Herbert Morris, Moral guilt, Nonmoral guilt, Theories of punishment, Shaming penalties
Criminal Law | Ethics and Political Philosophy
Imagine you have committed a crime. You might experience any number of emotional responses to what you've done, ranging from self-satisfaction to self-disgust. But however you do feel, how should you feel? The question seems especially appropriate for a conference honoring Professor Herbert Morris and celebrating his work, for no one has shed light more on the moral emotions of the criminal law. The line of thought that follows owes Professor Morris a large and obvious debt.
So, once again, how should you feel when you have committed a criminal wrong? "Guilty" comes immediately to mind. But guilt is not the only emotion that plays a part in the criminal law. For even though guilt is the right moral emotion for some wrongdoers to experience, guilt can be either moral or nonmoral. Moreover, some wrongdoers should experience not guilt, but shame. "Guilty" is the right verdict in some cases, but in others the right verdict is "shameful." Part II describes the circumstances under which criminal wrongdoers should experience guilt--moral, nonmoral, or both. Part III describes the circumstances under which criminal wrongdoers should experience shame. But what difference does all this make? Why should we care about the moral emotions a wrongdoer experiences in the wake of his wrongdoing? The full answer comes in Part IV.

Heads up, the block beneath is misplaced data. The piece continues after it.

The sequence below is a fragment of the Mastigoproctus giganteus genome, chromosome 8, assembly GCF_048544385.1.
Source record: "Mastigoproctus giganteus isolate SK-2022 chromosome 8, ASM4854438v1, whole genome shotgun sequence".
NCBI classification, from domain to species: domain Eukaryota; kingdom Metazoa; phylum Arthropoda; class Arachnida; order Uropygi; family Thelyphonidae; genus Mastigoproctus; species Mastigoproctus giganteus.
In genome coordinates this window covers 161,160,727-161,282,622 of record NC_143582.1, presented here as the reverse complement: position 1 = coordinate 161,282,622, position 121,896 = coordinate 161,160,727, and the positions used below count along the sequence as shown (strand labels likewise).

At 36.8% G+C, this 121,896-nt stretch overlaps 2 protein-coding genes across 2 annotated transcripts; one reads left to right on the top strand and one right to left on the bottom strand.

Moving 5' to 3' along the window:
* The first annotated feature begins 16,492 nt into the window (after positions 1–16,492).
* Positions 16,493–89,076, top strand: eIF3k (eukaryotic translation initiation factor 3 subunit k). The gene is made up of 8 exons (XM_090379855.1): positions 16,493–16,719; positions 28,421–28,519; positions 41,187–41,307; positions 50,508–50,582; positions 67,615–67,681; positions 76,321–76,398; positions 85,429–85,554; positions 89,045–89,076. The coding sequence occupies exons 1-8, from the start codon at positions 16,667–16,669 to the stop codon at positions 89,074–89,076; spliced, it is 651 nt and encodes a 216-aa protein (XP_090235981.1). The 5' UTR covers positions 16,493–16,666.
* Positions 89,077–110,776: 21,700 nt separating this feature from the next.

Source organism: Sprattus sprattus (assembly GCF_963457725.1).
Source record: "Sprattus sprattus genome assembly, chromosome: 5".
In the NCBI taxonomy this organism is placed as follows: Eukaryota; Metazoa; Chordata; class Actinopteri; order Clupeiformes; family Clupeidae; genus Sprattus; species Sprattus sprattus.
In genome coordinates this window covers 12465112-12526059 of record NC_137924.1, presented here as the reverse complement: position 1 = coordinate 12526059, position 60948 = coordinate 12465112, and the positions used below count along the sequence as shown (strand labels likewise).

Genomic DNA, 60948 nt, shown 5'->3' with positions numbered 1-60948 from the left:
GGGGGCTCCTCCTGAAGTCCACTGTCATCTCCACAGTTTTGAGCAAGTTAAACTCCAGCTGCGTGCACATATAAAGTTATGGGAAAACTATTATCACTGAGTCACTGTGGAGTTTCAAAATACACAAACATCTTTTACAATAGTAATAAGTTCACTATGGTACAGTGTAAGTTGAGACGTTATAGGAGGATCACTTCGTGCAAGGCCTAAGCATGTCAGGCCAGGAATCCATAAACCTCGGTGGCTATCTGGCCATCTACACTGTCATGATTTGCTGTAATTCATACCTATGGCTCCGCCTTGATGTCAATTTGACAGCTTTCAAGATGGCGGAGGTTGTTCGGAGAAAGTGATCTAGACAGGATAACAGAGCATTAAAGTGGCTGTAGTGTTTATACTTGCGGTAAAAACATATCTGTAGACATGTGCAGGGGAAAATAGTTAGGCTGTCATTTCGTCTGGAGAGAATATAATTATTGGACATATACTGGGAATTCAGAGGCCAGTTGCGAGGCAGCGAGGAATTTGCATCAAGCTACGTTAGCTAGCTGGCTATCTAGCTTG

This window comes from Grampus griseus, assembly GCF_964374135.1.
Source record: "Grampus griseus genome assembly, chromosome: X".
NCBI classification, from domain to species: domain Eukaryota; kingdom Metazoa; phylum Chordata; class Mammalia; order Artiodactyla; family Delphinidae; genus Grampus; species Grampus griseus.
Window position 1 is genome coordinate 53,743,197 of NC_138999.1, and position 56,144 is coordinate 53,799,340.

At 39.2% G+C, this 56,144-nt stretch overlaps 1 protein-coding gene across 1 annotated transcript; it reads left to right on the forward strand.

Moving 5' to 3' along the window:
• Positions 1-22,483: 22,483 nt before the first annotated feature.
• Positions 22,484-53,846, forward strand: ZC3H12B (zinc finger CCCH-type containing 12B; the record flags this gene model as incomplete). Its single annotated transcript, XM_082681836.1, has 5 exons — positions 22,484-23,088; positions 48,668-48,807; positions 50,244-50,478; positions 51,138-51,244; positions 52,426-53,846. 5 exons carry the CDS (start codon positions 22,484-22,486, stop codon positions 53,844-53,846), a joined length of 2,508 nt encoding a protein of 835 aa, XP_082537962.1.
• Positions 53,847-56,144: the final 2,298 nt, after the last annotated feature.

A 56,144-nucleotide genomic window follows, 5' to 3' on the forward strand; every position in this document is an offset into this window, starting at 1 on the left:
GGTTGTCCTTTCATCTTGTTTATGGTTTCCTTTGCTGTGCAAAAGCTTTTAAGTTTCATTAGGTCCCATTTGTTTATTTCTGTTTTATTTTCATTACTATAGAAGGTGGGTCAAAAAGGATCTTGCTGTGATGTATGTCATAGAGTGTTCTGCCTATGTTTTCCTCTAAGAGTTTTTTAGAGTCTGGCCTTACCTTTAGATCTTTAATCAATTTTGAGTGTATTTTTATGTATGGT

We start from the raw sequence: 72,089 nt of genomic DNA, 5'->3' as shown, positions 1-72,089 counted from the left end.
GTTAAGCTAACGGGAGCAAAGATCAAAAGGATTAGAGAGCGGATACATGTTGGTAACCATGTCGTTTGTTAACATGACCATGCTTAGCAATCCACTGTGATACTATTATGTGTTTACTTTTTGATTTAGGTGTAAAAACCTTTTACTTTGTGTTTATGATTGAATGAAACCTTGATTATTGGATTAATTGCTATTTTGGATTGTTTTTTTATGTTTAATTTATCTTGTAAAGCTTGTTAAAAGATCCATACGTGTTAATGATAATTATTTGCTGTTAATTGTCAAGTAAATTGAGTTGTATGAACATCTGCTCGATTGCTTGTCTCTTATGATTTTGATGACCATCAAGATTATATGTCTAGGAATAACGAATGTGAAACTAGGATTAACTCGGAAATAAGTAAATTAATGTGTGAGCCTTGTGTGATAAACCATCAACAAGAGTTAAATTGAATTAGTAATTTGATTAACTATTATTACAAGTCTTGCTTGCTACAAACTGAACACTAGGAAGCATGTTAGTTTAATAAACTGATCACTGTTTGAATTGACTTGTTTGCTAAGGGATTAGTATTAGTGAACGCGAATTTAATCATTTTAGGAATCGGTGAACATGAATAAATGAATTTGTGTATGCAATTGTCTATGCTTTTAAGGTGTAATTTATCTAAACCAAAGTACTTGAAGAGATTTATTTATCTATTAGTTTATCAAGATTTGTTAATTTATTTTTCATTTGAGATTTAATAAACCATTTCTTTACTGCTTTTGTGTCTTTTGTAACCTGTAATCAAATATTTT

Garvey, Stephen P., "The Moral Emotions of the Criminal Law" (2003). Cornell Law Faculty Publications. Paper 280.
Published in: Quinnipiac Law Review, vol. 22, no. 1 (2003).